III. Ineffective Assistance of Counsel
Risher also claims that he received ineffective assistance of counsel when his attorney acknowledged to the jury that Risher had committed the bank robberies. During closing argument, the defense counsel stated that "it would be stupid for any human being, lawyer or not, to get up here and based on the evidence in a case like this to try to convince you that he wasn't the person who committed these crimes." R.T. 2/23/89 at 283. He later added that he was "not arguing whether or not the defendant committed these robberies. But I definitely am arguing with respect to whether or not the government proved beyond a reasonable doubt that a gun ... was used by my client in the commission of these robberies." R.T. 2/23/89 at 285. The defense attorney explained to the court that his strategy was to focus the jury's attention on the question of whether Risher was armed in order to get him a lighter sentence.
Normally, ineffective assistance of counsel claims are raised for the first time in collateral proceedings under 28 U.S.C. Sec. 2255. U.S. v. Kazni, 576 F.2d 238, 242 (9th Cir.1978); U.S. v. Birges, 723 F.2d 666, 670 (9th Cir.), cert. denied, 466 U.S. 943 (1984). However, this court has recognized an exception to that rule when the record on appeal is adequate to assess the merits of the defendant's claim. U.S. v. Swanson, 943 F.2d 1070, 1072 (9th Cir.1991) (record sufficient to review ineffective assistance of counsel claim on direct appeal because defendant relied solely on reported statements of counsel during final argument). Risher's claim is based on his attorney's statements during closing argument, and we therefore address his claim.
To prevail on his claim, Risher must show: 1) that his attorney's performance was unreasonable under prevailing standards, and 2) that there is a "reasonable probability that but for counsel's unprofessional errors, the result would have been different." Strickland v. Washington, 466 U.S. 668, 687 (1988). Strickland defines a reasonable probability as "a probability sufficient to undermine confidence in the outcome." Id. at 694.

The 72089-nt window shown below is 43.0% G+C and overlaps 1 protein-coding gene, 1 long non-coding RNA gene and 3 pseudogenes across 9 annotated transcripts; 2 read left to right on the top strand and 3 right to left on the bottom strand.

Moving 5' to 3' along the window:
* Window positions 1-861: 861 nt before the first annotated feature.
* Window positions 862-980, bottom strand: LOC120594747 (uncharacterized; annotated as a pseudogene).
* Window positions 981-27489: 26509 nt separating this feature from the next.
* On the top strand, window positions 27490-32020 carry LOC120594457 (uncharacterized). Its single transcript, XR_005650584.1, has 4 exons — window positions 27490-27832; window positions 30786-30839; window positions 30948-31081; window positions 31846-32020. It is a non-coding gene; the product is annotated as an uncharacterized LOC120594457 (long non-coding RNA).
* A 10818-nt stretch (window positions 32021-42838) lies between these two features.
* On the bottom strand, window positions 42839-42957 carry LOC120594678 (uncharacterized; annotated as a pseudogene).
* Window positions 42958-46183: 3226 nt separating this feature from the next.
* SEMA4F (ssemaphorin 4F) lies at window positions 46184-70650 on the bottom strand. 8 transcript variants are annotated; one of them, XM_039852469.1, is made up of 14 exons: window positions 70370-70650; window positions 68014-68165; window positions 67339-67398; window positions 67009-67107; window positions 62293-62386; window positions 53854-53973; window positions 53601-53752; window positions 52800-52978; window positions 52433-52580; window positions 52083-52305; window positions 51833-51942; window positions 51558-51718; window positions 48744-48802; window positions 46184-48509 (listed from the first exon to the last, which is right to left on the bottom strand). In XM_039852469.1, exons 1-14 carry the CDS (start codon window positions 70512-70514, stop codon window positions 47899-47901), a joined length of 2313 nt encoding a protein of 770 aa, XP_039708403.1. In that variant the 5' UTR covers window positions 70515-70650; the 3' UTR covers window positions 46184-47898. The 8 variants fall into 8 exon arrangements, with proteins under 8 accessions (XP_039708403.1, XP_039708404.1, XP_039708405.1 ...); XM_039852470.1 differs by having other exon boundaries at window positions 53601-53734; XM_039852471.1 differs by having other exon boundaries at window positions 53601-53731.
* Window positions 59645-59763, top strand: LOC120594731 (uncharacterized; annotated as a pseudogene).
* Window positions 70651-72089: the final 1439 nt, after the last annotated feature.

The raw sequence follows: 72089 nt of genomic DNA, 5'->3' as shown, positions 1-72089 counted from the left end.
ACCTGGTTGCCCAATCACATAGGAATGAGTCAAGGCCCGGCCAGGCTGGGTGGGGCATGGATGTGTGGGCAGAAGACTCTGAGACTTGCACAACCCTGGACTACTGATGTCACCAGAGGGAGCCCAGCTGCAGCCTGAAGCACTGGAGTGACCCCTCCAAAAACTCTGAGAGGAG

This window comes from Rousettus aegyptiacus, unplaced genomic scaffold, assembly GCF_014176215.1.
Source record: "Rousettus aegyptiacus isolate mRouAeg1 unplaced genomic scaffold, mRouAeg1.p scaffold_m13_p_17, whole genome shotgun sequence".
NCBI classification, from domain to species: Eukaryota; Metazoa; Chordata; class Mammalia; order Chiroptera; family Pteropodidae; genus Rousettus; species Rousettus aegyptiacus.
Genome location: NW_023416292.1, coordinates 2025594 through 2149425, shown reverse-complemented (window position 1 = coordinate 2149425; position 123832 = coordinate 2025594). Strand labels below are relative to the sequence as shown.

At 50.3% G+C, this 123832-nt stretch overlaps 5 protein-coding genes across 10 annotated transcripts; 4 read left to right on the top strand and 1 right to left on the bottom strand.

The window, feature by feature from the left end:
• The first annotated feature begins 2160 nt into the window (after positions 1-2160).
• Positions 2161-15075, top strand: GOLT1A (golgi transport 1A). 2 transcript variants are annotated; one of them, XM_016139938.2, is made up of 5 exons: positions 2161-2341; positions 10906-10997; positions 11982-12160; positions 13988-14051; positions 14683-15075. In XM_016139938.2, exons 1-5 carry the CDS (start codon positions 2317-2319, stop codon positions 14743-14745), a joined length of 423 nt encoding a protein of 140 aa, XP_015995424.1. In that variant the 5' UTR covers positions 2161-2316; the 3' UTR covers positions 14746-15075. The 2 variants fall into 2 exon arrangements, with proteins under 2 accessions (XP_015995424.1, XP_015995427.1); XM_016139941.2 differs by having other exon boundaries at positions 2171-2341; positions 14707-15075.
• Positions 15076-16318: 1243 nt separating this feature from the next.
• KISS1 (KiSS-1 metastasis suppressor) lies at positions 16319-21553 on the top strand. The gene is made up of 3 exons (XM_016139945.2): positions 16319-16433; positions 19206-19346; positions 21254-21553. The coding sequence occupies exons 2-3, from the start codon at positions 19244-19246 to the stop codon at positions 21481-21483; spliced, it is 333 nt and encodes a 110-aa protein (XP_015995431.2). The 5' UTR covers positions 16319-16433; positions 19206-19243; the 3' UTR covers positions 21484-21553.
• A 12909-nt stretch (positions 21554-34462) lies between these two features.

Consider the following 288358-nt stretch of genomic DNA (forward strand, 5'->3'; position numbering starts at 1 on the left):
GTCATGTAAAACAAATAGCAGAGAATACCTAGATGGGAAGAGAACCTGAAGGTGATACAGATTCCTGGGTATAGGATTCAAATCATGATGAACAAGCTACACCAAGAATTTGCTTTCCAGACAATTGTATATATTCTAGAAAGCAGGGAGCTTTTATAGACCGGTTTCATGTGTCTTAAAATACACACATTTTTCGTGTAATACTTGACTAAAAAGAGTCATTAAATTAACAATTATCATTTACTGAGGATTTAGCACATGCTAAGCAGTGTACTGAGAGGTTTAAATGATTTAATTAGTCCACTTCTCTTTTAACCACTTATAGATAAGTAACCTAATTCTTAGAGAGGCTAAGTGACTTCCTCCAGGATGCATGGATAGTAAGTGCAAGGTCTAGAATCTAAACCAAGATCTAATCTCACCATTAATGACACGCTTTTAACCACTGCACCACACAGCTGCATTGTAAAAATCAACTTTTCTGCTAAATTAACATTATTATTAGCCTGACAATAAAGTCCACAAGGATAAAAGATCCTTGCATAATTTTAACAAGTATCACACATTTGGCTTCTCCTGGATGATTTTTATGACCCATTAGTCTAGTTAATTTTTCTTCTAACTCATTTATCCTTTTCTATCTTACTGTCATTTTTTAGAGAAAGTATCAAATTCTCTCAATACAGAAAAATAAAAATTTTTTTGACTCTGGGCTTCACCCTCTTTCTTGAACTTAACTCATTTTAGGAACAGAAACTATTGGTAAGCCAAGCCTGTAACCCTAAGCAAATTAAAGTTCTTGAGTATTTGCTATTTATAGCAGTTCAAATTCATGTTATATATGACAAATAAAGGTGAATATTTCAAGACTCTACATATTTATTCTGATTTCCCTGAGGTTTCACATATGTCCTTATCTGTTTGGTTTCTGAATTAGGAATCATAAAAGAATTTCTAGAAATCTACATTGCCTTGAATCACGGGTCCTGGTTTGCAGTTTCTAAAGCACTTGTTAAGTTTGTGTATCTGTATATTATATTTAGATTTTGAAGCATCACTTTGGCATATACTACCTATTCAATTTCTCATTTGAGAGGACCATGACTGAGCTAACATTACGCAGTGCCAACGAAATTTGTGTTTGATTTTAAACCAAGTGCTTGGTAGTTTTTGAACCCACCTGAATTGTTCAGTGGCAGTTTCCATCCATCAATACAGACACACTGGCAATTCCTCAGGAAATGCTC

Risher's attorney may well have performed below prevailing standards. Admitting that Risher robbed the banks but questioning whether he did so with a gun may not have been the best strategy. Although counsel hoped to obtain a lighter sentence for Risher under the Sentencing Guidelines, he could have pursued that strategy without acknowledging that Risher had committed the robberies. However, even assuming that counsel may have erred, Risher's claim fails on the second prong of the Strickland test. The documentary and testimonial evidence against Risher was overwhelming, and, therefore, we conclude that the error, if any, was harmless. Risher was photographed at each bank immediately after each robbery and all three tellers identified him in court. There is no reasonable probability that, but for counsel's inadequate performance, the result would have been different.
The panel unanimously finds this case suitable for decision without oral argument. Fed.R.App.P. 34(a) and Ninth Circuit Rule 34-4
Honorable Samuel P. King, Senior United States District Judge for the District of Hawaii, sitting by designation
This disposition is not appropriate for publication and may not be cited to or by the courts of this circuit except as provided by 9th Cir.R. 36-3